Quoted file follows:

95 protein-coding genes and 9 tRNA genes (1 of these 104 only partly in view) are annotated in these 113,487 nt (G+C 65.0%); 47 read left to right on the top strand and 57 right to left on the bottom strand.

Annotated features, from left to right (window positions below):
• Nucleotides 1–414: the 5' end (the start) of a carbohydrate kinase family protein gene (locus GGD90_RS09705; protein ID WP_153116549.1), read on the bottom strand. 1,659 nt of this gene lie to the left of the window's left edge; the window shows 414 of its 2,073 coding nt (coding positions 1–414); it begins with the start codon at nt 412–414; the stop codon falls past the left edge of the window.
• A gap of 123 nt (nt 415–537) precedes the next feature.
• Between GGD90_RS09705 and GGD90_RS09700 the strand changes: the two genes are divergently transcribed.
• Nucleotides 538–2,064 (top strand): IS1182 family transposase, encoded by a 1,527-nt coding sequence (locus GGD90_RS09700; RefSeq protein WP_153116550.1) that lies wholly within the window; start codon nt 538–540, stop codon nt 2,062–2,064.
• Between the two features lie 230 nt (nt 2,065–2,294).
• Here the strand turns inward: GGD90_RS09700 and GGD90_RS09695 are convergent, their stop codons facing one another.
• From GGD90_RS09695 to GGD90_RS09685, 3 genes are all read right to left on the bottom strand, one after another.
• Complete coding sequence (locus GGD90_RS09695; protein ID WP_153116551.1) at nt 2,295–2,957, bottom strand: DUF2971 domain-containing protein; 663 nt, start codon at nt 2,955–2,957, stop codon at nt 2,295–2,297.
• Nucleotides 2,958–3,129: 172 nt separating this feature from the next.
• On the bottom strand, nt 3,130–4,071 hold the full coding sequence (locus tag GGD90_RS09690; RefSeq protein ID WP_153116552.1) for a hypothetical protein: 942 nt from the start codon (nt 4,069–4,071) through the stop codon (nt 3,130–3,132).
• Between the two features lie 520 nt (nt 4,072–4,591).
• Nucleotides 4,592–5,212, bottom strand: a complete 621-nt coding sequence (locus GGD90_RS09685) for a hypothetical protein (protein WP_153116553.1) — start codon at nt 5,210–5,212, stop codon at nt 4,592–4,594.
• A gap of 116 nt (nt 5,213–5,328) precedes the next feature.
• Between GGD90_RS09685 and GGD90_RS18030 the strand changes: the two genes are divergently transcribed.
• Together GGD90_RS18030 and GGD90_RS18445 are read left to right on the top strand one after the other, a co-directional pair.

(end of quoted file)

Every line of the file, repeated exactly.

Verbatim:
95 protein-coding genes and 9 tRNA genes (1 of these 104 only partly in view) are annotated in these 113,487 nt (G+C 65.0%); 47 read left to right on the top strand and 57 right to left on the bottom strand.

Annotated features, from left to right (window positions below):
• Nucleotides 1–414: the 5' end (the start) of a carbohydrate kinase family protein gene (locus GGD90_RS09705; protein ID WP_153116549.1), read on the bottom strand. 1,659 nt of this gene lie to the left of the window's left edge; the window shows 414 of its 2,073 coding nt (coding positions 1–414); it begins with the start codon at nt 412–414; the stop codon falls past the left edge of the window.
• A gap of 123 nt (nt 415–537) precedes the next feature.
• Between GGD90_RS09705 and GGD90_RS09700 the strand changes: the two genes are divergently transcribed.
• Nucleotides 538–2,064 (top strand): IS1182 family transposase, encoded by a 1,527-nt coding sequence (locus GGD90_RS09700; RefSeq protein WP_153116550.1) that lies wholly within the window; start codon nt 538–540, stop codon nt 2,062–2,064.
• Between the two features lie 230 nt (nt 2,065–2,294).
• Here the strand turns inward: GGD90_RS09700 and GGD90_RS09695 are convergent, their stop codons facing one another.
• From GGD90_RS09695 to GGD90_RS09685, 3 genes are all read right to left on the bottom strand, one after another.
• Complete coding sequence (locus GGD90_RS09695; protein ID WP_153116551.1) at nt 2,295–2,957, bottom strand: DUF2971 domain-containing protein; 663 nt, start codon at nt 2,955–2,957, stop codon at nt 2,295–2,297.
• Nucleotides 2,958–3,129: 172 nt separating this feature from the next.
• On the bottom strand, nt 3,130–4,071 hold the full coding sequence (locus tag GGD90_RS09690; RefSeq protein ID WP_153116552.1) for a hypothetical protein: 942 nt from the start codon (nt 4,069–4,071) through the stop codon (nt 3,130–3,132).
• Between the two features lie 520 nt (nt 4,072–4,591).
• Nucleotides 4,592–5,212, bottom strand: a complete 621-nt coding sequence (locus GGD90_RS09685) for a hypothetical protein (protein WP_153116553.1) — start codon at nt 5,210–5,212, stop codon at nt 4,592–4,594.
• A gap of 116 nt (nt 5,213–5,328) precedes the next feature.
• Between GGD90_RS09685 and GGD90_RS18030 the strand changes: the two genes are divergently transcribed.
• Together GGD90_RS18030 and GGD90_RS18445 are read left to right on the top strand one after the other, a co-directional pair.